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Three Incredible Grants & Opportunities for Women Writers

Photo by Katie Harp on Unsplash

By Jennifer Ward

March 1st marked the beginning of Women’s History Month in the United States. In recognition of women’s contributions to our society, I thought this would be the perfect time to share a list of alternative funds for women writers. If you are an unknown writer and just starting out, money doesn’t come as easily as it might for established authors like Margaret Atwood, Gillian Flynn, or J.K  Rowling. Considering this, how will you fund your next book? You could look into applying for a grant. Let’s look at a few foundations that offer exciting opportunities for women.

  1. The Barbara Deming Memorial Fund

The Barbara Deming Memorial Fund is a foundation that offers grants between $500-$1500 to women writers and artists. Barbara Deming was a feminist, writer, teacher, and advocate for social change in the twentieth century. The foundation accepts applications from January 1-31 on an annual basis. They award fiction, mixed genre, and visual art annually, and nonfiction and poetry in odd years.

2. The National League of American Pen Women

By AgnosticPreachersKid – Own work, CC BY-SA 4.0, https://commons.wikimedia.org/w/index.php?curid=91842492

Did you know that The National League of American Pen Women is an organization that dates back to 1897? Their headquarters, pictured here, can be found in Washington, D.C., and is one of many branches across the United States. In the late 19th century, women were still prohibited from joining male-only professional organizations. This league became a source of hope and a place where women and their talents could be seen and heard.

Today NLAPW has a literary publication called The Pen Woman Magazine which features art, writing, and music. They also award grants and scholarships to women on an annual basis. If you are interested, you can apply to become a member. Check out their website for requirements and details.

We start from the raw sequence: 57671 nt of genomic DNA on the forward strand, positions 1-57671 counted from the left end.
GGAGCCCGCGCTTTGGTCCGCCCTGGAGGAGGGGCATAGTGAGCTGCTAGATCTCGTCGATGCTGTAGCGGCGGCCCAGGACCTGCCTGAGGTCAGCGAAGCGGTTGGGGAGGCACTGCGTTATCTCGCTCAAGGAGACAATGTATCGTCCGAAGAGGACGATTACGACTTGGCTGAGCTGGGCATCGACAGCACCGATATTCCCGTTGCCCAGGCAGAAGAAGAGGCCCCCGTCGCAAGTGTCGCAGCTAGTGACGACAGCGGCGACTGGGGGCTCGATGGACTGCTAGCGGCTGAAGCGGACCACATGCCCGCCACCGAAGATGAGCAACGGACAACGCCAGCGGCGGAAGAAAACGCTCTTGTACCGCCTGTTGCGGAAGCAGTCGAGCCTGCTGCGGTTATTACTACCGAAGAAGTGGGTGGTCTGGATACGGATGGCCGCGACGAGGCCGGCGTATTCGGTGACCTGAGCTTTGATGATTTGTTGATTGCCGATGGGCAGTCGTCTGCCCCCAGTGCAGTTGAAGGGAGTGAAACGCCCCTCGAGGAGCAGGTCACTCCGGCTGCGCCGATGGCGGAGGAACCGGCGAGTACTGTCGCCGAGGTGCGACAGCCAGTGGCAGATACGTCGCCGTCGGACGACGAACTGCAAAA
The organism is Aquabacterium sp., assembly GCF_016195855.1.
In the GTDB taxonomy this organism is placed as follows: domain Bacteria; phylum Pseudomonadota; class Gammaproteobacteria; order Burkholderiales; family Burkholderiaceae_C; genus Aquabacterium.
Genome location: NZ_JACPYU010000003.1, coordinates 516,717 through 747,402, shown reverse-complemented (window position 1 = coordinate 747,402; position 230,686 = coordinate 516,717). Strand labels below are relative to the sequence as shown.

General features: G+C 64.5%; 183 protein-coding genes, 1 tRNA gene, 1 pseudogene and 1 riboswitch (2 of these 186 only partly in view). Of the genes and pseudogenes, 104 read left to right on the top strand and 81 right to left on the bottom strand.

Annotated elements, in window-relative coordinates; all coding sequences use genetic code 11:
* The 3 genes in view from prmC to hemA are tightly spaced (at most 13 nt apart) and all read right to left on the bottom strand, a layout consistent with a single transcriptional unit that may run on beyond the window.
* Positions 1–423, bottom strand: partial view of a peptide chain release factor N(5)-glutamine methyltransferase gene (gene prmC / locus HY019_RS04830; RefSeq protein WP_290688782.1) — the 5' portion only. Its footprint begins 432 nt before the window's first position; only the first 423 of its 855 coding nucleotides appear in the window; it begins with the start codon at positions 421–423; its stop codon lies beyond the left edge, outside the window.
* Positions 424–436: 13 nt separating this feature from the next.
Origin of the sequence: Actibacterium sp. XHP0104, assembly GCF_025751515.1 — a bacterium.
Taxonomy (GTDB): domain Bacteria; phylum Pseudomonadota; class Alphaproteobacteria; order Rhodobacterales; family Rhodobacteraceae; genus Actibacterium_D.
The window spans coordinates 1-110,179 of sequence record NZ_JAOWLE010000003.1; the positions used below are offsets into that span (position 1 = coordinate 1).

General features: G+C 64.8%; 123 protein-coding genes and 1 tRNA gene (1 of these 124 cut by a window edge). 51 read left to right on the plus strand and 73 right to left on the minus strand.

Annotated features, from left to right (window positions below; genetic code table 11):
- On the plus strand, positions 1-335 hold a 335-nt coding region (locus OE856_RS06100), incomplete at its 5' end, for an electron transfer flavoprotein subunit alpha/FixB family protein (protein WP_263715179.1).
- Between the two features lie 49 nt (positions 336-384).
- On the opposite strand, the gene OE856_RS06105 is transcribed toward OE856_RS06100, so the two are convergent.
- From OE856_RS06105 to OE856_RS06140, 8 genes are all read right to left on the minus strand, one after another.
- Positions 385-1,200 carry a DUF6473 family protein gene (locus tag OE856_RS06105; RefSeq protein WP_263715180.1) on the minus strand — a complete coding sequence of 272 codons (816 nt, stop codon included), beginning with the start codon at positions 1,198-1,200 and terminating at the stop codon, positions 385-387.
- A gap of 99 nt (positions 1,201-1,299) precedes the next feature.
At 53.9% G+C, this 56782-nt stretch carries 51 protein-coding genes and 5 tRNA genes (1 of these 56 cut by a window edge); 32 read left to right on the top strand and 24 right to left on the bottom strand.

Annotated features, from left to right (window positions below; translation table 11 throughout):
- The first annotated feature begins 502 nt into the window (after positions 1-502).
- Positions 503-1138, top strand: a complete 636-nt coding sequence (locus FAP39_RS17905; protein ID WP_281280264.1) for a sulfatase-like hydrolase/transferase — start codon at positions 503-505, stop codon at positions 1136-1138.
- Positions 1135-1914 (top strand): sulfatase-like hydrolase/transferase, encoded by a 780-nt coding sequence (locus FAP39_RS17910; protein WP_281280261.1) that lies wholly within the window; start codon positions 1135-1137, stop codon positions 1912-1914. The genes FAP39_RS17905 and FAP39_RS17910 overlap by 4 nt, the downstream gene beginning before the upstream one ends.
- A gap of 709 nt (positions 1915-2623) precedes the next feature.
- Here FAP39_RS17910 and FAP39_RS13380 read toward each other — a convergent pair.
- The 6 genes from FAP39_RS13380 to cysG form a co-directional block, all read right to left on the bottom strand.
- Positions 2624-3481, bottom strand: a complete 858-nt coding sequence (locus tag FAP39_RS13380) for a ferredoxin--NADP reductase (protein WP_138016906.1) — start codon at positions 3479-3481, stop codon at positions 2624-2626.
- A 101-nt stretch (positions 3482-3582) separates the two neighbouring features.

Grants and Scholarships

3. UCROSS

Photo by Cora Leach on Unsplash

Located in Wyoming, UCROSS offers writers a rent-free, uninterrupted space to work. This organization, founded in 1981 by Raymond Plank, has continued to provide a welcoming, respectful, calm, and inviting place for writers to work beneath the big, beautiful sky. UCROSS has a culinary chef who makes lunch and dinner for writers at the ranch. If you live in the area, you can apply to be a volunteer to greet visitors and attend public events. They also run an art gallery that features work created by former guests, open to the public, free of charge.

Which one interests you most? I suppose it depends on what you are looking for. I wouldn’t mind leaving New York City to explore the west. I think the pictures of the UCROSS landscape are absolutely breathtaking. Let’s start a conversation in the comments below!

Hey there! Thanks for reading! If you enjoyed this blog post, please like or comment below. I’d love to hear your thoughts! You can subscribe to future blog posts at the top of the sidebar to your right or connect with me on Twitter: @jennwardwrites.